This opinion will be unpublished and
may not be cited except as provided by
Minn. Stat.  480A.08, subd. 3 (1994).


State of Minnesota,


James Walter Young,

Filed August 13, 1996
Schumacher, Judge

Hennepin County District Court
File No. 91071778

Hubert H. Humphrey III, Attorney General, 1400 NCL Tower, 445 
Minnesota Street, St. Paul, MN 55101 (for Respondent)

Michael O. Freeman, Hennepin County Attorney, Linda K. Jenny, 
Assistant County Attorney, Jean Burdorf, Staff Attorney, C-2000 
Government Center, Minneapolis, MN 55487 (for Respondent)

John M. Stuart, State Public Defender, Evan W. Jones, Assistant 
Public Defender, 2829 University Avenue Southeast, Suite 600, 
Minneapolis, MN 55414 (for Appellant)

	Considered and decided by Norton, Presiding Judge, 
Schumacher, Judge, and Harten, Judge.

U N P U B L I S H E D   O P I N I O N

	James Walter Young appeals the postconviction court's 
denial of his petition to modify consecutive sentencing imposed for 
first- and second-degree assault on two victims, arguing that the 
sentence unfairly exaggerates his culpability.  We affirm.


	On September 28, 1991, Young attacked his former 
girlfriend, J.H., and her sister-in-law, G.H., as they were moving 
J.H.'s belongings from the home she shared with Young.  Young, 
angry at J.H.'s decision to leave him, stabbed her with a butcher's 
knife until the knife broke.  J.H. was stabbed in the chest, back, 
head, and hand.  Among other injuries, her lung was punctured.  
Young also stabbed G.H.  Two of G.H.'s wounds required stitches. 
 Young told the victims that he was going to kill them.
	Young was charged with first- and second-degree attempted 
murder and first- and second-degree assault.  In February 1992, he 
pleaded guilty to one count of first-degree assault and one count of 
second-degree assault, and the attempted murder charges were 
dismissed.  The plea negotiation included a joint recommendation 
for presumptive sentences, imposed consecutively.  He was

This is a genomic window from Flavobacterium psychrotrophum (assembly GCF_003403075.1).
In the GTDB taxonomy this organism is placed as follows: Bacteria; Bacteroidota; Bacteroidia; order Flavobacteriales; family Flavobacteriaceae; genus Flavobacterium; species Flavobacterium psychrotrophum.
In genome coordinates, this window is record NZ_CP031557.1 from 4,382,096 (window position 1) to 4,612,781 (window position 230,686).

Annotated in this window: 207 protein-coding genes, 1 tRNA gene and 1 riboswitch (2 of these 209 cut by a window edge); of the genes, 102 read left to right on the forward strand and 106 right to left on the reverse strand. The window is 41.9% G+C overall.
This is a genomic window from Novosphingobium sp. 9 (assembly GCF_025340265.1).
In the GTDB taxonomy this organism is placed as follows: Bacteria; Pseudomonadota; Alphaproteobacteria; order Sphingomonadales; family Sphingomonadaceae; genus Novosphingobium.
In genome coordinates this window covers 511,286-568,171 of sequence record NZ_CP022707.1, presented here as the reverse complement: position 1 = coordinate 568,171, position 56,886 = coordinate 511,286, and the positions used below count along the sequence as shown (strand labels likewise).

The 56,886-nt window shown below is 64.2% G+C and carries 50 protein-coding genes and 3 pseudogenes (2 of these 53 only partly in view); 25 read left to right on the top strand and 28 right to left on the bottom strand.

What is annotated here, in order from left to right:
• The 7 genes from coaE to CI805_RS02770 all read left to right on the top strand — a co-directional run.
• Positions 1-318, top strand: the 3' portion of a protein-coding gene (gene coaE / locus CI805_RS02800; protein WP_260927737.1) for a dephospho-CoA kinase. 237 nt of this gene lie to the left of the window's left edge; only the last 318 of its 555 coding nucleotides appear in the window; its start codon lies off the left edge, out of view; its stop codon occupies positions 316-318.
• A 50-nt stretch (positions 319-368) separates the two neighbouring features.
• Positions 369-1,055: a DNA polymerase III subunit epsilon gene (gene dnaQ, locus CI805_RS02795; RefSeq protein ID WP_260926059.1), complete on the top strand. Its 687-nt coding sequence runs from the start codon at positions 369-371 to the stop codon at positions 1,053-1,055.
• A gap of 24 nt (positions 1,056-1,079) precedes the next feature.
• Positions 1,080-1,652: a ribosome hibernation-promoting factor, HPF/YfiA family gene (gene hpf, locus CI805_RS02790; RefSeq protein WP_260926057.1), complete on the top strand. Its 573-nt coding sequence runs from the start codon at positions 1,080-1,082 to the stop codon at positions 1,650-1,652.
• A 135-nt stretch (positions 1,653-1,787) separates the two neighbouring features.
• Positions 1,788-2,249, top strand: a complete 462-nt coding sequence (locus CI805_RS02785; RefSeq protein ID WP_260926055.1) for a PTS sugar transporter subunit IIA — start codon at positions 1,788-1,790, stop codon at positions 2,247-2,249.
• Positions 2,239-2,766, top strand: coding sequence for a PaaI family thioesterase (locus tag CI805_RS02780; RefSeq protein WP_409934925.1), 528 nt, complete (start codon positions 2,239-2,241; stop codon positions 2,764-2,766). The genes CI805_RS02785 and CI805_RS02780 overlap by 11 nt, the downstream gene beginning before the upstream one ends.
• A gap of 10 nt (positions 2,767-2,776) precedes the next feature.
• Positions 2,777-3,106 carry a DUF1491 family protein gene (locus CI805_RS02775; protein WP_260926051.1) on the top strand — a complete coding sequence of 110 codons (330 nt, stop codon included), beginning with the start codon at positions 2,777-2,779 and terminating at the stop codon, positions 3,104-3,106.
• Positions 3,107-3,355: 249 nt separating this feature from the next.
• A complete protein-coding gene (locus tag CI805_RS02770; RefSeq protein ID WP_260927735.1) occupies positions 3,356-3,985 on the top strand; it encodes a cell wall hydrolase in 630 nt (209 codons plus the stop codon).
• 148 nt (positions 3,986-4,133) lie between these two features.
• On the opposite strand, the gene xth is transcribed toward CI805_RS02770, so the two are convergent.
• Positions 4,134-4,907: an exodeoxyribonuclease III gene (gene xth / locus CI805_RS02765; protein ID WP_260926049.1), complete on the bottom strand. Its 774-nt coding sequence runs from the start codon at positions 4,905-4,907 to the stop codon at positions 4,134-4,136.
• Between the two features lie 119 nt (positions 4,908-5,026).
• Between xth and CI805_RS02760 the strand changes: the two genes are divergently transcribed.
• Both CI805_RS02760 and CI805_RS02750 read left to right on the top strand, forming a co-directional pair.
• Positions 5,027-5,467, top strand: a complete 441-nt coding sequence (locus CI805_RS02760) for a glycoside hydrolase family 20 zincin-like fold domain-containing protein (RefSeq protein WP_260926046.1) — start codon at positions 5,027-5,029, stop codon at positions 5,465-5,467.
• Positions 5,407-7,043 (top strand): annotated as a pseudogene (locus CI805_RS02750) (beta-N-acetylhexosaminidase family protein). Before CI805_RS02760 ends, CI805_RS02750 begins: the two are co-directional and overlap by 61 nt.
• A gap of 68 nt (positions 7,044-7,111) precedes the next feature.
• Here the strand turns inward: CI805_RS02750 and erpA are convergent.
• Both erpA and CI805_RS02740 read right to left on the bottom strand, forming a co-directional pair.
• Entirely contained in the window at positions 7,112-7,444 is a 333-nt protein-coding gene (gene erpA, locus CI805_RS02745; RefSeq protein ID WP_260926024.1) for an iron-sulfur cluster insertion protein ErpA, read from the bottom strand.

sentenced to 86 months for first-degree assault and 21 months for 
second-degree assault, for a total term of 107 months.
	On March 22, 1995, Young filed a petition for 
postconviction relief, asking the court, among other things, to 
reduce his prison term by running his sentences concurrently rather 
than consecutively.  The postconviction court denied the petition, 
and Young appeals.


	The decision of a postconviction court will not be disturbed 
absent an abuse of discretion.  State v. Kelly, 535 N.W.2d 345, 347 
(Minn. 1995).  A sentencing court should use the presumptive 
sentence unless there are "substantial and compelling 
circumstances."  Minn. Sent. Guidelines I.4; State v. Garcia, 302 
N.W.2d 643, 647 (Minn. 1981).  The decision to impose 
consecutive or concurrent sentences falls within the discretion of 
the sentencing court.  State v. Ouk, 516 N.W.2d 180, 186 (Minn. 
1994).  Under the guidelines, consecutive sentences may be given
[w]hen the offender is convicted of multiple current felony 
convictions for crimes against different persons, and when 
the sentence for the most severe current conviction is 
executed according to the guidelines.
Minn. Sent. Guidelines II.F; see also State v. Beamon, 438 
N.W.2d 397, 399 (Minn. App. 1989) (applying section II.F), 
review denied (Minn. May 12, 1989).  Where there are multiple 
victims, a court may impose one sentence per victim as long as the 
multiple sentences do not unfairly exaggerate the criminality of the 
defendant's conduct.  State v. Norris, 428 N.W.2d 61, 70 (Minn. 
	Young argues that the imposition of consecutive sentences, 
while not a departure from the guidelines, unfairly exaggerates the 
criminality of his conduct.  He argues his offenses "were 
essentially crimes of passion" and his sentence should reflect that.  
We note that a defendant's state of mind does not mitigate the 
severity of the crime for sentencing purposes.  See State v. 
Kissner, 541 N.W.2d 317, 322 (Minn. App. 1995) (multiple 
sentences proper even though offense was nonintentional crime), 
review denied (Minn. Feb. 9, 1996).  Further, Young's sentence 
does not exaggerate the criminality of his conduct.  He stabbed 
both victims while telling them that he would kill them.  He 
stabbed J.H. until the butcher's knife broke.  The victims suffered 
substantial injuries.
	The postconviction court did not abuse its discretion by 
denying Young's petition for postconviction relief.